Dimebag's Killer Was A Stranger In His Neighborly Hometown

By | December 11, 2004 at 12:00 AM

MARYSVILLE, Ohio – In a small town where people greet you by name at Maggie’s Restaurant and where the guy who runs the local pawn shop will do what he can with your wife’s wedding ring because he knows you need the cash for Christmas, Nathan Gale was a stranger in plain view.

His apartment at 111 1/2 E. Fifth St., half a block from the downtown shopping district’s single stoplight, put him right in the heart of this close-knit community of 16,000 residents. But even though he spent hours every day hanging out at the restaurant and tattoo parlor near his apartment, most of those who came into contact with Gale said they barely remember exchanging a word with the 25-year-old who opened fire at the Alrosa Villa in nearby Columbus Wednesday night, killing former Pantera guitarist “Dimebag” Darrell Abbott and three others before being gunned down by police.

The ex-Marine lived alone in the apartment above an abandoned storefront, a block away from M&M Pawn and Loan, a narrow, one-room shop whose walls are stacked high with audio and video equipment, DVDs, a dozen electric guitars and a row of shotguns. “I only remember him because he had those thick glasses and he used to come in here with some of the kids from the tattoo parlor,” said manager Darren Fry, 28.

Fry was quick to pull down a semiautomatic rifle from the wall and explain that Gale used to come in and handle the gun, which Gale said reminded him of a weapon he used while in the Marines. Though Gale never bought a gun from the shop, Fry said, the young man left a lasting impression. “He seemed a little disturbed,” Fry recalled as a nearby customer, whose fiancee once lived next door to Gale, shook his head silently in agreement. “He made me a bit uneasy. I wouldn’t want to sell him a gun anyway.”

Next door to M&M, at Lee Dog’s Locker Room Saloon & Grill, where Gale’s mother, Mary Clark, used to work, the impression was different. “He seemed like a really good guy,” said bartender Teresa Speakman. “He was just real quiet and he never bothered anybody.”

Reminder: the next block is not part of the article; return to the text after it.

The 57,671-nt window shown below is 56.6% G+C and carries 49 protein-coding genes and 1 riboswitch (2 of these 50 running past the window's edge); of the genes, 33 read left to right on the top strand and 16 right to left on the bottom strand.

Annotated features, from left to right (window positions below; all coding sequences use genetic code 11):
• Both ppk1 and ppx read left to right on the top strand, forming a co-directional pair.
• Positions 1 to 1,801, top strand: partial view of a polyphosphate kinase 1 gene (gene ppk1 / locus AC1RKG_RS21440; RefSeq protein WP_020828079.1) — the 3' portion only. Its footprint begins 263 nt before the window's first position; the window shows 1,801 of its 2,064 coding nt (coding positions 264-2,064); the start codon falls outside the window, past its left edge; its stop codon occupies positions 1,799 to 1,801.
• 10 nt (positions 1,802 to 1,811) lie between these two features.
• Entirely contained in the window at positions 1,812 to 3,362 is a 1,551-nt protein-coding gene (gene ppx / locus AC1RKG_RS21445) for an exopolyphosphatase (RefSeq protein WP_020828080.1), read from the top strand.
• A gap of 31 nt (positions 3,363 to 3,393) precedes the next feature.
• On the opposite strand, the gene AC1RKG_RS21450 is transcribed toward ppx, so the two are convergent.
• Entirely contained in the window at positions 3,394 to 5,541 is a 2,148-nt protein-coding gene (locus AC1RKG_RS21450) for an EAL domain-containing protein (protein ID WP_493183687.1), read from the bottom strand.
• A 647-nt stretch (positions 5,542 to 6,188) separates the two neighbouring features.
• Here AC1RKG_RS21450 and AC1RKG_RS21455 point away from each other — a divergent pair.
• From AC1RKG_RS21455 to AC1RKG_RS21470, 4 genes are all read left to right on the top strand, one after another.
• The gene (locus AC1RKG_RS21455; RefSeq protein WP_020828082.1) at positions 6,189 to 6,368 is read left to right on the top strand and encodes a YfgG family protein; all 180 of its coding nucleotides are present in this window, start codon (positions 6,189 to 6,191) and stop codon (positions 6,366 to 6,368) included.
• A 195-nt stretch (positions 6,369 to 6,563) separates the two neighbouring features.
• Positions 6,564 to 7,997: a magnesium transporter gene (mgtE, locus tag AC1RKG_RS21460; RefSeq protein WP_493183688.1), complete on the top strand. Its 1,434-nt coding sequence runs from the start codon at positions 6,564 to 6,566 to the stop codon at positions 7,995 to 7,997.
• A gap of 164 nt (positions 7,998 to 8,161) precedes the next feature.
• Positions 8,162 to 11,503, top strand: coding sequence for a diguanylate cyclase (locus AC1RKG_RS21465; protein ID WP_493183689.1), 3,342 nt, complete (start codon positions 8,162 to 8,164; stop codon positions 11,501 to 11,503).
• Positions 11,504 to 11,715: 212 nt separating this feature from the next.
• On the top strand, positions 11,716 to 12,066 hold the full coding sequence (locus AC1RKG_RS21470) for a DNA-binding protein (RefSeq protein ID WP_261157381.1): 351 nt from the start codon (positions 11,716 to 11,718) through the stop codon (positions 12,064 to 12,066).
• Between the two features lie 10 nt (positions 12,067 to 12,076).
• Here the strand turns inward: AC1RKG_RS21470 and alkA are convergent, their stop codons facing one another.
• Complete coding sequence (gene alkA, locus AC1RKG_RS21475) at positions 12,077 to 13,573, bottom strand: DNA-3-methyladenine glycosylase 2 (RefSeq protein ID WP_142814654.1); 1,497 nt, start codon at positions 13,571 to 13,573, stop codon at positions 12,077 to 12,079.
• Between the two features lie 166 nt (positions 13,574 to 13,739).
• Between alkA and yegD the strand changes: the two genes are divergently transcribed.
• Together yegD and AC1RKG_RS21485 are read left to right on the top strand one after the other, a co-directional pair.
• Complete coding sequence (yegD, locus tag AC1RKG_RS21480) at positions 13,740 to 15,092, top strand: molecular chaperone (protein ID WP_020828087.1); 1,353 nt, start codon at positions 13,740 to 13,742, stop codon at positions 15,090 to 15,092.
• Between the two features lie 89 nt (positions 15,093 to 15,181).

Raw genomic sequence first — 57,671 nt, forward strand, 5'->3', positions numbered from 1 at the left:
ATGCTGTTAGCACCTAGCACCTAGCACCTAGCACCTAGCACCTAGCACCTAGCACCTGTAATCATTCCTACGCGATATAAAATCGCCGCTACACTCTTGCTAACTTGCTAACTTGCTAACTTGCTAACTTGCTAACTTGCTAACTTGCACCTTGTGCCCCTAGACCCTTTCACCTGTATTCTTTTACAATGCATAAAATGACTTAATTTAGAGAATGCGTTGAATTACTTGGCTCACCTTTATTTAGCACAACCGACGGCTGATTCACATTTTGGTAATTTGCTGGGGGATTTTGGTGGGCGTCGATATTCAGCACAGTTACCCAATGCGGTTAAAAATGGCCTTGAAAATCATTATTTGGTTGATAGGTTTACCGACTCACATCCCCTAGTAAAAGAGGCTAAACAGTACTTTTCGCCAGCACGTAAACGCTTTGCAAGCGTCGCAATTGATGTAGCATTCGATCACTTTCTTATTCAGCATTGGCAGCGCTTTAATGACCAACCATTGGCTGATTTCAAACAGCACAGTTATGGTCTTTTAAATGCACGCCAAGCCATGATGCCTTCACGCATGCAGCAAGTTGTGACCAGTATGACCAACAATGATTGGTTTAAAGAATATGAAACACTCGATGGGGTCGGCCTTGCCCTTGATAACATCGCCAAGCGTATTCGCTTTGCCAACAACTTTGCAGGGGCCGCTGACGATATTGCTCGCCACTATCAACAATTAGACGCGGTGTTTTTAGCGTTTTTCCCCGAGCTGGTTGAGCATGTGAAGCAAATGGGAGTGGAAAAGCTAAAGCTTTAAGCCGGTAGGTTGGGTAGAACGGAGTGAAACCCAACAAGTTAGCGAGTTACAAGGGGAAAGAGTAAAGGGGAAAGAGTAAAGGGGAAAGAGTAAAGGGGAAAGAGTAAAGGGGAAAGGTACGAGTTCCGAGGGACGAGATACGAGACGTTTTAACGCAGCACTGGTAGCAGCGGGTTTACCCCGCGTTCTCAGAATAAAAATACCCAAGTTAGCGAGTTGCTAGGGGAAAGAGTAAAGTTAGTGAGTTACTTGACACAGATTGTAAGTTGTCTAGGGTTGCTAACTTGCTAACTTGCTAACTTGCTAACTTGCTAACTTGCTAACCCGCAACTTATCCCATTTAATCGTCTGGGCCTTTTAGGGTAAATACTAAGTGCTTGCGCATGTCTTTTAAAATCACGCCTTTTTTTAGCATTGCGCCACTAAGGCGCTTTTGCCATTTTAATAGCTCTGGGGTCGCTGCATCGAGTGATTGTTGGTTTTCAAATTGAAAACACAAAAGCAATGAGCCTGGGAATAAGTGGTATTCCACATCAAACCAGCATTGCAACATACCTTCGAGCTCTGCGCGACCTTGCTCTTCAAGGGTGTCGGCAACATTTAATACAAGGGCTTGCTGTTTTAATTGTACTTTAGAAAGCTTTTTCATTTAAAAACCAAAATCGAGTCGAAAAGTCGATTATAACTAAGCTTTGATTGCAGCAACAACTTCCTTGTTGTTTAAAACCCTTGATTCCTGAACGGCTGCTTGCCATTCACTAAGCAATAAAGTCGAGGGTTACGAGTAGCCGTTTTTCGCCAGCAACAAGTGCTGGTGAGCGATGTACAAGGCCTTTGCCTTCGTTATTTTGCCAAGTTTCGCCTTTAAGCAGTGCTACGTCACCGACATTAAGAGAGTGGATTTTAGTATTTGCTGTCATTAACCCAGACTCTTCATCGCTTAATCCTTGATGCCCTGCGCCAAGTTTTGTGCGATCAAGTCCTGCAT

Two days after the shooting spree, it was hard to walk down Main Street without running into someone who either knew Gale or had run into him from time to time. Several shoppers said they remember his hulking, hooded figure walking quickly up and down Fifth Street several times a day, often dressed in the same outfit for days in a row.

Though Gale was never arrested for a violent offense, Marysville Police Chief Floyd K. Golden said his officers had contact with him a number of times. Gale was stopped twice for driving with a suspended license, most recently on November 17, when police spotted him acting suspiciously in his car. While stopped at a red light, Golden said, Gale failed to go when the light turned green, causing officers to pull him over and issue a citation.

“When you live in a small city or village, you run into the same people and problems pretty often,” Golden said. “But over the past seven to eight years there were no real serious problems with him. He was not the kind who drew a lot of attention.” Golden said Gale’s charges ranged from criminal trespass in 1997 for skateboarding at the local Kmart to a June 1999 charge for criminal trespass for repeatedly sleeping in a local park.

Most shocking for Golden, and for many in the town, was that one of their own would be involved in this kind of crime. “You have thefts, disorderly conduct… but this is a shock to the community.”